This is of interest to me because of the flexibility of the finished assembly in our earthquake prone area. Ten or more years in, a number of these homes are now showing signs of water damage. I have a question about: Stone structures benefit from the energy efficiency of thermal mass, something simulated masonry units lack. The stone or brick actually held up the weight of the roof and the structure above. This product is designed to save significant labor hours. The Monadonack Building in Chicago is many feet thick at the base, composed of multiple wythes a wythe is a single row thickness of brick of brick.
The fact that it tends to slide off in large chunks during fires and earthquakes underscores this.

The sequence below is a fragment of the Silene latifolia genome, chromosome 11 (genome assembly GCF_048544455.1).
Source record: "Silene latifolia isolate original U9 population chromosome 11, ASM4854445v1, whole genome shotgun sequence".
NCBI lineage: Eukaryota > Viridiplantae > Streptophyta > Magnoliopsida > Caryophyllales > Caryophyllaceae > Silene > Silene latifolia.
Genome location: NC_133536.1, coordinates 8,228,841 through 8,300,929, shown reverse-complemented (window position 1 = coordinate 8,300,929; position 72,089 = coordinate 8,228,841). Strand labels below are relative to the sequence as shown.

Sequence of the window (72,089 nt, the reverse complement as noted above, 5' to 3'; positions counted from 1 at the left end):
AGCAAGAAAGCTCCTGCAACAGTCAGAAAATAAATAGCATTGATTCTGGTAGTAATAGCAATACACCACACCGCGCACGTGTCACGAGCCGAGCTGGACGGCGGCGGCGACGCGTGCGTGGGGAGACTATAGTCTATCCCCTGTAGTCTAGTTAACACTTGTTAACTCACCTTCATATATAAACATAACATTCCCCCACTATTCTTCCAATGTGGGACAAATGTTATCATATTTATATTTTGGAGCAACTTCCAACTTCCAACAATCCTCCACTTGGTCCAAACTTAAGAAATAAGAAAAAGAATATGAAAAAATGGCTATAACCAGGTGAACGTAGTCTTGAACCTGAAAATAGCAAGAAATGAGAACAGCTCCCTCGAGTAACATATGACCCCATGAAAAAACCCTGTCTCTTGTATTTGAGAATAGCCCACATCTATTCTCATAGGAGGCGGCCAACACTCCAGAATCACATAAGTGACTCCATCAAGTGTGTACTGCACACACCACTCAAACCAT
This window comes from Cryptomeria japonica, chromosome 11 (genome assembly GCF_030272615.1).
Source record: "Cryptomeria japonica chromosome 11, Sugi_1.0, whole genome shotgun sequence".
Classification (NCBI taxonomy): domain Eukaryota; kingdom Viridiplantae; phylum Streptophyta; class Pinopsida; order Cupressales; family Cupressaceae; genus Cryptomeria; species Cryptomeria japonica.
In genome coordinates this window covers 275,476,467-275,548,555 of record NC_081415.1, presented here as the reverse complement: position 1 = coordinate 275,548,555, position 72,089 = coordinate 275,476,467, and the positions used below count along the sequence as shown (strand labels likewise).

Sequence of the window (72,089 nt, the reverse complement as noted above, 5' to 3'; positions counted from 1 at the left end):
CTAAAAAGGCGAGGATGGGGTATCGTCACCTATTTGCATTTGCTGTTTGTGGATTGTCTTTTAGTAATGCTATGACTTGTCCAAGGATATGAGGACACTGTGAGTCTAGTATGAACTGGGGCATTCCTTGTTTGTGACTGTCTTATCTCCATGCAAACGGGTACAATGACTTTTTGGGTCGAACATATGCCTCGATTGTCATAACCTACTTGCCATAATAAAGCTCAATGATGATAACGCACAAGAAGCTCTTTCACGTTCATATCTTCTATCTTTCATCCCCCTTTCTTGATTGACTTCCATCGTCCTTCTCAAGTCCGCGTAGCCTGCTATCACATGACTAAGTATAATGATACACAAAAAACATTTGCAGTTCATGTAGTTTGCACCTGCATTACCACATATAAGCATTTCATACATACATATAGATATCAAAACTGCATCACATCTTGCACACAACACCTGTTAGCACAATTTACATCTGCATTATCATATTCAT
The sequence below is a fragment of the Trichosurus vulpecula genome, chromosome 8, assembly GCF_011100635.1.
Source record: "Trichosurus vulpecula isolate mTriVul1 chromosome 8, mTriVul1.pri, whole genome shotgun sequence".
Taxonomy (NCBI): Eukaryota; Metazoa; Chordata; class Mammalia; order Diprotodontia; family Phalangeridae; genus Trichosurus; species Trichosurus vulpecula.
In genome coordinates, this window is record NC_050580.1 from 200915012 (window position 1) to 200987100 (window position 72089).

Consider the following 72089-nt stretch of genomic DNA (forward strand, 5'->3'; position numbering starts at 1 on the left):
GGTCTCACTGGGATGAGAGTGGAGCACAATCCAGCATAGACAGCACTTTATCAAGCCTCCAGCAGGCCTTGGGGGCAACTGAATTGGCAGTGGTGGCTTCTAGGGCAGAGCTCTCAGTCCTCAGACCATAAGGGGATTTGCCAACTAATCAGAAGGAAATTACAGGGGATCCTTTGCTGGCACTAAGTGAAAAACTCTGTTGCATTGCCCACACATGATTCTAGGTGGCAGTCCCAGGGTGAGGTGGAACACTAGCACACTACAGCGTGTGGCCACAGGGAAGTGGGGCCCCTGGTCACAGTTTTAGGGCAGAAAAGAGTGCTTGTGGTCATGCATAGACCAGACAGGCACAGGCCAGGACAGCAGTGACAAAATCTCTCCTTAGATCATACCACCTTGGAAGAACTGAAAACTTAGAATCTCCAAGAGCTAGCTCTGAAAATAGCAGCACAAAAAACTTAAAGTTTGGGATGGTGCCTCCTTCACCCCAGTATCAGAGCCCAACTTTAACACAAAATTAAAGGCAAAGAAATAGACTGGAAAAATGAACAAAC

architect’s pet peeve no. 9 – fake masonry
You'll have to assign an exterior layer or two, which is easy. Versetta Stone is a concrete based product with a galvanized metal flange. Hopefully that was from a homeowner and not a mason. The structure needs to be shown as part of the framing on the drawings. The stone or brick actually held up the weight of the roof and the structure above. My worst masonry nightmare is to see the lick-n-stick stuff being applied, glued, to a wall, top edge first.